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301 & 302 redirects: using php or htaccess

What is the difference between 301 and 302 redirect codes?


Code 301 is used for permanent redirects, meaning that page, directory or the whole site have moved permanently, for ever – and both users and search engines have to use new link address from now on. This can apply to the situation when you have changed your site domain or changed your site structure and as a result old content is accessible now by new link address.


Code 302 is used for temporarily redirects, meaning that in the future old url could be in use again. This can apply to the situation when you are doing some kind of promotion on your site or doing some changes that are not final.


Redirects are important because they help you to avoid 404 (not found) errors on your site, helping your visitors find the content they were looking for. That also helps your site to preserve search engines (google and others) rating and thus save your site popularity.


So how do you do the redirects? There are two ways to do it if your sites are running apache+php – via htaccess file or in the php script itself.


1) It will work faster if you decide to do the redirect via the htaccess file and it is quite easy to do. Here is the code:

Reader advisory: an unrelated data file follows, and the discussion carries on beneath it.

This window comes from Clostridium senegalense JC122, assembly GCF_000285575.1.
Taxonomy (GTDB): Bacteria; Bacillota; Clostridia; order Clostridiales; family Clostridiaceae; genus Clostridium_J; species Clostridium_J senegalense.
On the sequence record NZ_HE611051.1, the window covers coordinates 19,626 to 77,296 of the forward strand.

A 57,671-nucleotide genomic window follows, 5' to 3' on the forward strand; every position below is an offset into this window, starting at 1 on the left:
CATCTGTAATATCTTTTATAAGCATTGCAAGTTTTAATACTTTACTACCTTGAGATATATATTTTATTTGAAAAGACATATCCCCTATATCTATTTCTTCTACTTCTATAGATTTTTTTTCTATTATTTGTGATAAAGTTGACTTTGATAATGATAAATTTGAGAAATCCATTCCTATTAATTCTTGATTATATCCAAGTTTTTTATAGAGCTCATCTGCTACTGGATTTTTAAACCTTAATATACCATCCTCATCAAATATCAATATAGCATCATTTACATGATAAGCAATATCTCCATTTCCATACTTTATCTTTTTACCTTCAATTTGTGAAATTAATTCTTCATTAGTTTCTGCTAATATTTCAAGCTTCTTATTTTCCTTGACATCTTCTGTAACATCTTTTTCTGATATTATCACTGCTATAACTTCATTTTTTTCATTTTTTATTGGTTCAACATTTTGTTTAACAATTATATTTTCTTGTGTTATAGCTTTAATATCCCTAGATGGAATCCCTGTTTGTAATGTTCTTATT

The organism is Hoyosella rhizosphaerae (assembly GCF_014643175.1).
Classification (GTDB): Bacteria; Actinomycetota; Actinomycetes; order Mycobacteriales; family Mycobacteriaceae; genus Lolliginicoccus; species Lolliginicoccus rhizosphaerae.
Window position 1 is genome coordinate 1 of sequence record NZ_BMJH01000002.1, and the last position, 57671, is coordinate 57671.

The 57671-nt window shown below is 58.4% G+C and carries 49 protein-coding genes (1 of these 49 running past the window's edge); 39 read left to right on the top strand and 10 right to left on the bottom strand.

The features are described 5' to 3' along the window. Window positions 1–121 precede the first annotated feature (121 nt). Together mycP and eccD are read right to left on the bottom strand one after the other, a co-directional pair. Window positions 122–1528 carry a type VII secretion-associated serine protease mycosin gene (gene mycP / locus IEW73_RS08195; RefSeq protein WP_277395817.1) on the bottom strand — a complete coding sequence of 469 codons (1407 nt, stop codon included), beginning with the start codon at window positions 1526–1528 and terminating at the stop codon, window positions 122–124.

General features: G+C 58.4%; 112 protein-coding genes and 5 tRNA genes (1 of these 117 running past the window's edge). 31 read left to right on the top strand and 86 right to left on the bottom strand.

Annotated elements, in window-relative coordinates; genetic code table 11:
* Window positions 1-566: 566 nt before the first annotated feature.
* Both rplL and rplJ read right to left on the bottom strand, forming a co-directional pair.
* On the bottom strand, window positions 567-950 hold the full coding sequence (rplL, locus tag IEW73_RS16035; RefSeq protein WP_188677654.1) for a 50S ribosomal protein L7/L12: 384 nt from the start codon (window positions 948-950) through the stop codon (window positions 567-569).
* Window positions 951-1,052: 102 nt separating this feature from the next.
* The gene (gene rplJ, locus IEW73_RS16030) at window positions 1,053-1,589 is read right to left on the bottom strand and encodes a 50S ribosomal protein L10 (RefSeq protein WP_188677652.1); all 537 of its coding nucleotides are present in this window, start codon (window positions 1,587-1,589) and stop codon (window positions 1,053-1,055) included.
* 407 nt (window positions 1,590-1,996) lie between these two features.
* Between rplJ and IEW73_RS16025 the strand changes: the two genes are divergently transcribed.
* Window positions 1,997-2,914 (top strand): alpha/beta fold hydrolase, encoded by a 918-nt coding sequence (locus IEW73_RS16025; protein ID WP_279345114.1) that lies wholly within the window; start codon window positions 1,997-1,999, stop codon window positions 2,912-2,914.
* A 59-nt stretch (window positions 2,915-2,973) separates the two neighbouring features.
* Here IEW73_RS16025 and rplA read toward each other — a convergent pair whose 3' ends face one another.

redirect 301 /old_folder_pass/old_file.html http://www.newdomain/new_folder_pass/new_file.html

There is no need to specify your domain name in the old link, however the OLD domain should be pointing to the directory with this htaccess file. The new domain should be specified unless it is the same as the old one (if you just changed the site link structure, but did not change the domain name).

In case the redirect should be temporal, you can just substitute 301 with 302:

redirect 302 /old_folder_pass/old_file.html /temp_folder_pass/temp_file.html

To see more examples and techniques on using htaccess redirects, please refer to this site:

redirect request


2) The second way is to do a redirect using a script language, such as PHP. It will work a little bit slower (since a PHP script should be executed before user will be redirected to a new link), but is more flexible.


It is recommended by search engines that in case you move you site to a new domain or change links structure, ALL links that existed on your old site should point to the links on the new site. And that users should not just be redirected to the home page, but to the page with corresponding content. It can be difficult to achieve using htaccess redirect, if you have a dynamic website, link structure changed a lot and you have to refer to the database to understand the mapping between the old and new links. In this case one can use PHP for handling redirects. You can use this samle of the code to make redirects via PHP:

//some code that does mapping of old URL to the new one, possible calls to the database
header(“HTTP/1.1 301 Moved Permanently”); //use this for 301 redirects only, in case you want to do temporary redirect, nothing is needed
header( ‘Location:’ );

Please make sure that no HTML is returned by the script before the header(); function is called, otherwise the redirect won’t work.


There is a nice website that allow you to check if your redirects are working correctly: . Of course, you can check if redirects are working just by typing your old address in the browser, but this tool will also let you know what type of redirect (301 vs 302) is used in your particular case.

  1. website seo08-24-13

    Options +FollowSymLinks
    RewriteEngine on
    RewriteCond %{HTTP_HOST} ^ [NC]
    RewriteRule ^(.*)$$1 [L,R=301]

  1. RSS Feed10-02-14